1. Imagine how embarrassed the Republicans will be when she releases her job applications and proves she never tried to get a preference for being a Native American!

      1. Harvard was publicly touting Ms. Lily White as a diversity hire. But I’m sure that fact the desperately spread had nothing at all to do with her being hired.
        “a Harvard Law School spokesman was calling her the school’s only Native American professor as early as Oct. 22, 1996, in a Harvard Crimson article.”

        If you had cared to find out the facts, it took less than a minute to do so.

  3. And the most wonderful glorious part is that my relatives can put me out there for identification without my consent or even knowledge.

    1. The 4th Amendment should still apply where the state needs a warrant based upon probable cause to get any DNA information but the 4A was neutered decades ago.

    2. New law. You can only submit your DNA if you get written permission from all genetic relatives within a specified range. To ensure compliance, the government will need DNA samples from everyone.

  4. “Disclosure: Any would-be criminal relatives are on notice that my DNA test results are PUBLICLY available.”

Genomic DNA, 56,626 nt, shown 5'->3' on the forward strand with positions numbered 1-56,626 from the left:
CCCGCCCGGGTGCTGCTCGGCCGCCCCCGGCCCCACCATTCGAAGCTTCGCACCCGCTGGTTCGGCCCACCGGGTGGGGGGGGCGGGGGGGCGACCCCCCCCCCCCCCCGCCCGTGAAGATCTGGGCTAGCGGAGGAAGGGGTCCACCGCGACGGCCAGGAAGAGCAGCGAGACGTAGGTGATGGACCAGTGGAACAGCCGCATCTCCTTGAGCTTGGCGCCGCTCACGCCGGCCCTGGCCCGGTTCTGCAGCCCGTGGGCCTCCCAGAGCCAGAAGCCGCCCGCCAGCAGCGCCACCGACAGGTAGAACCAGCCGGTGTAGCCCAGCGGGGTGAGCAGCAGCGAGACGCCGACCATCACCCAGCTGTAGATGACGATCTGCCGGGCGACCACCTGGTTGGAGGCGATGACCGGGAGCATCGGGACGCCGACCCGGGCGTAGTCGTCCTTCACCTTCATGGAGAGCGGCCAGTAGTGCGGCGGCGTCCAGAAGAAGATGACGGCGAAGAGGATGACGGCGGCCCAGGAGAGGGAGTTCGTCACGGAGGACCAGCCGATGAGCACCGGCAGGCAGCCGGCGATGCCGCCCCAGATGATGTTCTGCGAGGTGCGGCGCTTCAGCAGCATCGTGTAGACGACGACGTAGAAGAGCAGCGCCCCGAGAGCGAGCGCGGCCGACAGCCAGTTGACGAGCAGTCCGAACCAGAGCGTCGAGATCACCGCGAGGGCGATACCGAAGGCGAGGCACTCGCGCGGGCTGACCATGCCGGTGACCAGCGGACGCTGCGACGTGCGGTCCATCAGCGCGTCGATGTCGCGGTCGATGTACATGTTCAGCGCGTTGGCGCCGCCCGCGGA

Ron’s idea of familial love and loyalty is giving his relatives a running head start and not sanctuary, from the law. And by “would-be criminals” he must be referring to his relatives that are too young to charge because the rest are most assuredly guilty of something, amirite. In Ron’s defense, a slightly more contemptuous but less sporting cocksucker would actually submit their relatives’ DNA to as Christmas presents.

    Ron, put your DNA back in the closet where it belongs so your relatives are not wishing you were adopted.

    1. Bailey still believes that teaming with the Socialists will save him from the “People’s” firing squad.

  5. “could expose personal and genetic information, and potentially create unintended security consequences and increase risk to the joint force and mission.”

    Something something goose, gander. I’m pretty sure there’s plenty of people bravely defending this nation against enemies both foreign and domestic who are quite happily hoovering up as much DNA data as they possibly can against those evil bastard terrorists known as the American public at the same time they’re whining right along side you that they never meant for the same consequences to apply to the King’s Men as to the peasantry.

  6. Re the Pentagon memo warning about genetic testing: What I think is that the Pentagon doesn’t want anyone ELSE taking soldiers’ DNA. Surely the military keeps its own collection of every troop’s DNA.